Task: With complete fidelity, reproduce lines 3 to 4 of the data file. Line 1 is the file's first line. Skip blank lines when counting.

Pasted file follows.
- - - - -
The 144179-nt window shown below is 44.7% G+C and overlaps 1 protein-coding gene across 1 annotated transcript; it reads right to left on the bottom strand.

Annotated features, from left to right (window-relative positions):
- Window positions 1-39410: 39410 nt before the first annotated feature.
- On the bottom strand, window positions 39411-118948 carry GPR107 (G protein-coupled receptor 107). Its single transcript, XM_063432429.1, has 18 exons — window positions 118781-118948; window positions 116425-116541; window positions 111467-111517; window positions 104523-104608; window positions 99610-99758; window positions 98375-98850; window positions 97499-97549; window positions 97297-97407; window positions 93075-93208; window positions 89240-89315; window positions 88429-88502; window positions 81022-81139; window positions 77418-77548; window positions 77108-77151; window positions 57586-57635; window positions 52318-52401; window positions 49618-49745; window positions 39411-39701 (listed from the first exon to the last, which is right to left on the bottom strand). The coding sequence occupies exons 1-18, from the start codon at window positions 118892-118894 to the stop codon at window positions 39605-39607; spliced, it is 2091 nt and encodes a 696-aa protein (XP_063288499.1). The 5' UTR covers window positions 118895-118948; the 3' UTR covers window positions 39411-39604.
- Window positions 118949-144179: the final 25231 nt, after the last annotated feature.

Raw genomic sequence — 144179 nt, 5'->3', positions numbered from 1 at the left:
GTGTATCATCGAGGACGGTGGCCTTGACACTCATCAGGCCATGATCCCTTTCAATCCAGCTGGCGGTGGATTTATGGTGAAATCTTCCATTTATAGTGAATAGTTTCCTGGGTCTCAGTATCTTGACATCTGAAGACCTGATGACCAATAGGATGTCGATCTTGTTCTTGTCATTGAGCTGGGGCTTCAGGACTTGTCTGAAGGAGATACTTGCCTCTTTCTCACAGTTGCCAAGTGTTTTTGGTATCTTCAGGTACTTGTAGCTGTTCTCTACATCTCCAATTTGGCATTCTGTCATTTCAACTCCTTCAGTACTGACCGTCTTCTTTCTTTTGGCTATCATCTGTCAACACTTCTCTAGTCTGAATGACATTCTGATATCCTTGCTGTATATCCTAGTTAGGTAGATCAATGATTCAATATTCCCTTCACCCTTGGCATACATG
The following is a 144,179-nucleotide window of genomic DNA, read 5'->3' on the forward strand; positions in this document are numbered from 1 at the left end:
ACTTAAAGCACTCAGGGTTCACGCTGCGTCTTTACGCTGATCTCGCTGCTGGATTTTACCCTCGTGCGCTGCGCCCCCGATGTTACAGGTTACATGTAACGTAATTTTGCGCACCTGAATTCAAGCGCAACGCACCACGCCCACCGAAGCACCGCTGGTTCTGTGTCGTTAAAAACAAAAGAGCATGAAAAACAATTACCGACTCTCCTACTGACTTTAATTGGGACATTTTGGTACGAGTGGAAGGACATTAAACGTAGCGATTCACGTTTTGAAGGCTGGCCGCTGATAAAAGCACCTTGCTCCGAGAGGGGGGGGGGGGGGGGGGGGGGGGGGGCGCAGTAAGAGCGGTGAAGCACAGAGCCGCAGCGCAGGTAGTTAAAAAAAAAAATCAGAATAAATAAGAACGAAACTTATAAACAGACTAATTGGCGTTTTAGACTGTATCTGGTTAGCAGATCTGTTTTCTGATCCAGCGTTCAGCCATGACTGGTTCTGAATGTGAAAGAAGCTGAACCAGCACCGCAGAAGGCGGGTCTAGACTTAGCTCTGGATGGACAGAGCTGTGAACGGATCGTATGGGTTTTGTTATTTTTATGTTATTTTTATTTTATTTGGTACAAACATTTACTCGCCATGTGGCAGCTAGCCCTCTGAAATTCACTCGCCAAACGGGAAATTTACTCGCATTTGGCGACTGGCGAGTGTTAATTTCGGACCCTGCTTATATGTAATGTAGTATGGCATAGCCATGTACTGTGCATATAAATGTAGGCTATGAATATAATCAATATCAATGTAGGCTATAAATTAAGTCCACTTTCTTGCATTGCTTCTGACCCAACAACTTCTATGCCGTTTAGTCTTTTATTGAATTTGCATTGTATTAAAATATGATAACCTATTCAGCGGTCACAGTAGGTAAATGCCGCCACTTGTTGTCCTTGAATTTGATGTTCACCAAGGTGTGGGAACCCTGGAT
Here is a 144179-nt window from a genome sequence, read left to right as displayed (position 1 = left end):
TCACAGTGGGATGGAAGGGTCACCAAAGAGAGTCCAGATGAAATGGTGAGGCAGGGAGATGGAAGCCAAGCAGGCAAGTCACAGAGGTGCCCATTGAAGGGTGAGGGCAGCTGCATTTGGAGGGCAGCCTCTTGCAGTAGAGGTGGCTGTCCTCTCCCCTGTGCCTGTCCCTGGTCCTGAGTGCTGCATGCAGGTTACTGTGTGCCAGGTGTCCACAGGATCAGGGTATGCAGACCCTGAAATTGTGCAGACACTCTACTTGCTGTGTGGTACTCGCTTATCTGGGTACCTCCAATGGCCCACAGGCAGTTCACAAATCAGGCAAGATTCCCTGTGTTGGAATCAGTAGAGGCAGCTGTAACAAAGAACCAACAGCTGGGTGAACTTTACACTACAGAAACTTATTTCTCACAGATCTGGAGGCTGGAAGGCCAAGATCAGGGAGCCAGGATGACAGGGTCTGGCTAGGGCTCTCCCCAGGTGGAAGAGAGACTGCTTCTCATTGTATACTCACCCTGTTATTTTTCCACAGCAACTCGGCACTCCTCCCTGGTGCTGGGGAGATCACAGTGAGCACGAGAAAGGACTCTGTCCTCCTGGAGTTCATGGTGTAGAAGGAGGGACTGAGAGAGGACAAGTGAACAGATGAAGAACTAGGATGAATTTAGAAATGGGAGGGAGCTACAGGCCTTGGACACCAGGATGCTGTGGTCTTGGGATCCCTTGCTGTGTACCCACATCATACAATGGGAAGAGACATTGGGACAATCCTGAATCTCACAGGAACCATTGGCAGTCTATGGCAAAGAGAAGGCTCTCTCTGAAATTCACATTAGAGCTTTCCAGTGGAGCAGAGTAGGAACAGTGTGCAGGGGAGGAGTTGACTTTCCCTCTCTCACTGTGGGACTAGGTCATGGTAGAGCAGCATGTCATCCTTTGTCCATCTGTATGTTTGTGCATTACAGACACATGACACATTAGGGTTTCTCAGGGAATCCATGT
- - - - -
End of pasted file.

- Window positions 1-39410: 39410 nt before the first annotated feature.
- On the bottom strand, window positions 39411-118948 carry GPR107 (G protein-coupled receptor 107). Its single transcript, XM_063432429.1, has 18 exons — window positions 118781-118948; window positions 116425-116541; window positions 111467-111517; window positions 104523-104608; window positions 99610-99758; window positions 98375-98850; window positions 97499-97549; window positions 97297-97407; window positions 93075-93208; window positions 89240-89315; window positions 88429-88502; window positions 81022-81139; window positions 77418-77548; window positions 77108-77151; window positions 57586-57635; window positions 52318-52401; window positions 49618-49745; window positions 39411-39701 (listed from the first exon to the last, which is right to left on the bottom strand). The coding sequence occupies exons 1-18, from the start codon at window positions 118892-118894 to the stop codon at window positions 39605-39607; spliced, it is 2091 nt and encodes a 696-aa protein (XP_063288499.1). The 5' UTR covers window positions 118895-118948; the 3' UTR covers window positions 39411-39604.